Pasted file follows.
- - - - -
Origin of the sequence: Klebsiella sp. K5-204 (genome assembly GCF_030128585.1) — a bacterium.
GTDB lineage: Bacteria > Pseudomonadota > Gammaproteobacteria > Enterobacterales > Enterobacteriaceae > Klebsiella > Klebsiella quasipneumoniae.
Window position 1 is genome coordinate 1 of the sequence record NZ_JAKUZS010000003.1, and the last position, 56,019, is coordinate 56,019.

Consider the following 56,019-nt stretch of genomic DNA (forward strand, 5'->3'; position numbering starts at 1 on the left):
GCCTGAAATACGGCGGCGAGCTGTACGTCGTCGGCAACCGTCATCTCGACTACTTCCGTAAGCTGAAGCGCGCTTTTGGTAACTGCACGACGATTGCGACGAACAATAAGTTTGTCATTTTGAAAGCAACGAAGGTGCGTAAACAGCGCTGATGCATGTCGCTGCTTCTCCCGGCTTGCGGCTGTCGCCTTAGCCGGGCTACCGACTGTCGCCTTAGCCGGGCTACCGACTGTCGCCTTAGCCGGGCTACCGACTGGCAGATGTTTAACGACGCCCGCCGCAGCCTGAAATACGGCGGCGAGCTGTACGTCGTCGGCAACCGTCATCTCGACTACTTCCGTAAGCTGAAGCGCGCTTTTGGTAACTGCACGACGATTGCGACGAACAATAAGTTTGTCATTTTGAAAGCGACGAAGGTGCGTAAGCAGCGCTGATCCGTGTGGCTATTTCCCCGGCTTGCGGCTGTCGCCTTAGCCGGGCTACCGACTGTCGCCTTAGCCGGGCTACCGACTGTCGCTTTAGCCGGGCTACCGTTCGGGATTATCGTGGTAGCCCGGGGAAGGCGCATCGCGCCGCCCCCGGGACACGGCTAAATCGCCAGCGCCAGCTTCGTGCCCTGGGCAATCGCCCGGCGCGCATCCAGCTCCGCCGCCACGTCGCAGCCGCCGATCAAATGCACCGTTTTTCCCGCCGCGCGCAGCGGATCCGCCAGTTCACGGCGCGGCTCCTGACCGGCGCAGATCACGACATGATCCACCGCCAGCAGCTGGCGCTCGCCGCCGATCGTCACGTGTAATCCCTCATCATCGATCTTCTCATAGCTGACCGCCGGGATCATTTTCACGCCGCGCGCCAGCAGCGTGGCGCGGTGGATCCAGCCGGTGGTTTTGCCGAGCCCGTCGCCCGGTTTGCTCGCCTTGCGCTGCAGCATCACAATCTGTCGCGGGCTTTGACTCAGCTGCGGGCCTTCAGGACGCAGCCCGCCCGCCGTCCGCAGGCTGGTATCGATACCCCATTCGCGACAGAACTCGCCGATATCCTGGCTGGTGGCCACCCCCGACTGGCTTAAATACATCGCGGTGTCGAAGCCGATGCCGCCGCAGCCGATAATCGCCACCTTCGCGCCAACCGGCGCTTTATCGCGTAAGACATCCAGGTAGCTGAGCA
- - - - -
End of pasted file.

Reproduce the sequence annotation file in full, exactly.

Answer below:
Origin of the sequence: Klebsiella sp. K5-204 (genome assembly GCF_030128585.1) — a bacterium.
GTDB lineage: Bacteria > Pseudomonadota > Gammaproteobacteria > Enterobacterales > Enterobacteriaceae > Klebsiella > Klebsiella quasipneumoniae.
Window position 1 is genome coordinate 1 of the sequence record NZ_JAKUZS010000003.1, and the last position, 56,019, is coordinate 56,019.

Consider the following 56,019-nt stretch of genomic DNA (forward strand, 5'->3'; position numbering starts at 1 on the left):
GCCTGAAATACGGCGGCGAGCTGTACGTCGTCGGCAACCGTCATCTCGACTACTTCCGTAAGCTGAAGCGCGCTTTTGGTAACTGCACGACGATTGCGACGAACAATAAGTTTGTCATTTTGAAAGCAACGAAGGTGCGTAAACAGCGCTGATGCATGTCGCTGCTTCTCCCGGCTTGCGGCTGTCGCCTTAGCCGGGCTACCGACTGTCGCCTTAGCCGGGCTACCGACTGTCGCCTTAGCCGGGCTACCGACTGGCAGATGTTTAACGACGCCCGCCGCAGCCTGAAATACGGCGGCGAGCTGTACGTCGTCGGCAACCGTCATCTCGACTACTTCCGTAAGCTGAAGCGCGCTTTTGGTAACTGCACGACGATTGCGACGAACAATAAGTTTGTCATTTTGAAAGCGACGAAGGTGCGTAAGCAGCGCTGATCCGTGTGGCTATTTCCCCGGCTTGCGGCTGTCGCCTTAGCCGGGCTACCGACTGTCGCCTTAGCCGGGCTACCGACTGTCGCTTTAGCCGGGCTACCGTTCGGGATTATCGTGGTAGCCCGGGGAAGGCGCATCGCGCCGCCCCCGGGACACGGCTAAATCGCCAGCGCCAGCTTCGTGCCCTGGGCAATCGCCCGGCGCGCATCCAGCTCCGCCGCCACGTCGCAGCCGCCGATCAAATGCACCGTTTTTCCCGCCGCGCGCAGCGGATCCGCCAGTTCACGGCGCGGCTCCTGACCGGCGCAGATCACGACATGATCCACCGCCAGCAGCTGGCGCTCGCCGCCGATCGTCACGTGTAATCCCTCATCATCGATCTTCTCATAGCTGACCGCCGGGATCATTTTCACGCCGCGCGCCAGCAGCGTGGCGCGGTGGATCCAGCCGGTGGTTTTGCCGAGCCCGTCGCCCGGTTTGCTCGCCTTGCGCTGCAGCATCACAATCTGTCGCGGGCTTTGACTCAGCTGCGGGCCTTCAGGACGCAGCCCGCCCGCCGTCCGCAGGCTGGTATCGATACCCCATTCGCGACAGAACTCGCCGATATCCTGGCTGGTGGCCACCCCCGACTGGCTTAAATACATCGCGGTGTCGAAGCCGATGCCGCCGCAGCCGATAATCGCCACCTTCGCGCCAACCGGCGCTTTATCGCGTAAGACATCCAGGTAGCTGAGCA